Note: To help you run a smooth contest, I’m attaching a handy PDF guide/score sheet below.
All this talk about what makes a good tablescape got me thinking: how do we judge tablescapes? Obviously, tablescaping is a very subjective thing, but most people can definitely tell between a good table and a very bad one. Since I’ve run tablescaping contests in the past, I decided to try and enumerate the details that make up a good table setting—whether for a competition or simply for personal use.
- Symmetry and asymmetry (worth 20/100): While keeping your tablescape symmetrical is fairly straightforward, creating an artfully asymmetrical table setting walks a fine line that people too often cross. In creating an asymmetrical tablescape, I judge based on the flow of the table. Does it look balanced despite the asymmetry? Or does it look like a bunch of details thrown together? A finished tablescape looks polished, professional, and harmonious—picking the right elements and paying attention to sizing goes a long way in keeping your tablescape balanced.
- When creating a harmonious tablescape, pay attention to the little details like metal finishes and textures. Tablescapes should try and stick to one finish and complementing textures to create an overall polished appearance.
- Good composition (worth 25/100): As an addendum to the point above, focusing on the composition of your tablescape is very important to the world of competitive tablescaping. Going above and beyond what’s mentioned previously, details like color schemes, proportion, spacing, lighting, and focal points are things to consider when attempting to create a beautiful tablescape.
- Centerpiece (worth 5/100): A good centerpiece must be created to fit the occasion at hand. Are you designing a formal table for 20? Then a small sprig of wildflowers probably isn’t for you. Likewise, an intimate dinner for 4 would look odd paired with a hundred rose bouquet. Both are equally gorgeous, but there’s a time and place for everything!
- Outside of a competition setting, I’d also pay close attention to sizing and make sure to create a centerpiece that won’t impair anyone’s vision or interrupt the flow of conversation. As I explained previously, tablescaping is first and foremost utilitarian: good user experience—in this case, your guests’—is paramount to creating a fabulous tablescape.
- Presentation and ease of use (worth 15/100): Related to the point above, and especially when tablescaping for personal pleasure, I’d judge a table by how easy it is to use. Having 5 different glasses for each place setting that get in the way of me trying to enjoy my meal is a huge no no in my book. Similarly, including utensils that needn’t be on the table—for example, a fish knife when you aren’t serving fish—is a bad idea all around. Basically, don’t make your tablescape needlessly complicated and your guests will thank you.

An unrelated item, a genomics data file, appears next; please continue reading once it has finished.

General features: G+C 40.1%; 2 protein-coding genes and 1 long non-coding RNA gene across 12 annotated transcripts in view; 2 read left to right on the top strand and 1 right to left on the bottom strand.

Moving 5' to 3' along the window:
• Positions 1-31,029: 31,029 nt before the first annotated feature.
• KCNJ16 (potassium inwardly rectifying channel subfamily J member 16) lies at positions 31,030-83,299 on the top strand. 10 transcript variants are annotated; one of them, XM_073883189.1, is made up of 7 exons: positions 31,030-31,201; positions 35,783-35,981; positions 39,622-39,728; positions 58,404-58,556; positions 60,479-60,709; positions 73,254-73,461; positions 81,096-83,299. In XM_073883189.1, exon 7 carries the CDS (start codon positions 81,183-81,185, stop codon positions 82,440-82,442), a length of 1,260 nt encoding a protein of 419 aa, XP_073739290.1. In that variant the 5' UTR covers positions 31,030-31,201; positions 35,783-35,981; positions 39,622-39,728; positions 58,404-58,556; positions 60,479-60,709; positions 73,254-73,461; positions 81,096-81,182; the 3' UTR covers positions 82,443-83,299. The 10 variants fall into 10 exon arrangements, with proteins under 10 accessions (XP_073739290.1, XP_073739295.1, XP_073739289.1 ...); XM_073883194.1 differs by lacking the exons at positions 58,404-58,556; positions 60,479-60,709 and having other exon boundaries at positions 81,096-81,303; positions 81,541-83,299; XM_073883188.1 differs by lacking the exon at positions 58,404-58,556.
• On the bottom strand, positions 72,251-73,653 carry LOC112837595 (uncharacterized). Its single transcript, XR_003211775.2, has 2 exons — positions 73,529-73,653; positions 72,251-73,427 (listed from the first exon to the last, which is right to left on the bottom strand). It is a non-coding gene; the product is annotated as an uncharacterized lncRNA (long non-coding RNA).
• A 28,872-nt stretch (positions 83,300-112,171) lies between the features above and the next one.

- In a similar vein, making sure your tablescape has the appropriate utensils is also equally as important. Make sure you coordinate your place settings with your menu to avoid the inevitable awkwardness when you forget to place soup spoons for your soup course.
- Interpretation of the theme (worth 15/100): Tablescaping contests usually come with predetermined themes. Aside from the points above (which are general considerations to keep in mind when decorating a table), sticking to the theme you sign up for accounts for a large percentage of points. For everyday tablescaping, themes can form around a random detail you want to highlight on your table, or the holiday you’re creating a tablescape for. Keep in mind, however, that going overboard on your themed items can cross the territory into too kitschy. Unless this is the look that you’re purposefully going for, I’d advise against it.
- Vision (worth 10/100): In a contest, I like seeing tablescapes that tell a story. I’m judging based on your imagination, creativity, and ability to flesh out the table’s story, all within the bounds of your chosen theme.
- Originality (worth 10/100): This one is a no brainer. Having an original table, especially one that uses different elements in creative ways, will net you way more points with the judges.
So there you have it! Just rate each item and add the total up to get the total score out of 100! I hope this list helps you out, whether or not you’re planning to run your own tablescaping contest. I included everything I could think of, but are there any points you think I’ve missed and should include? Let me know in the comments below!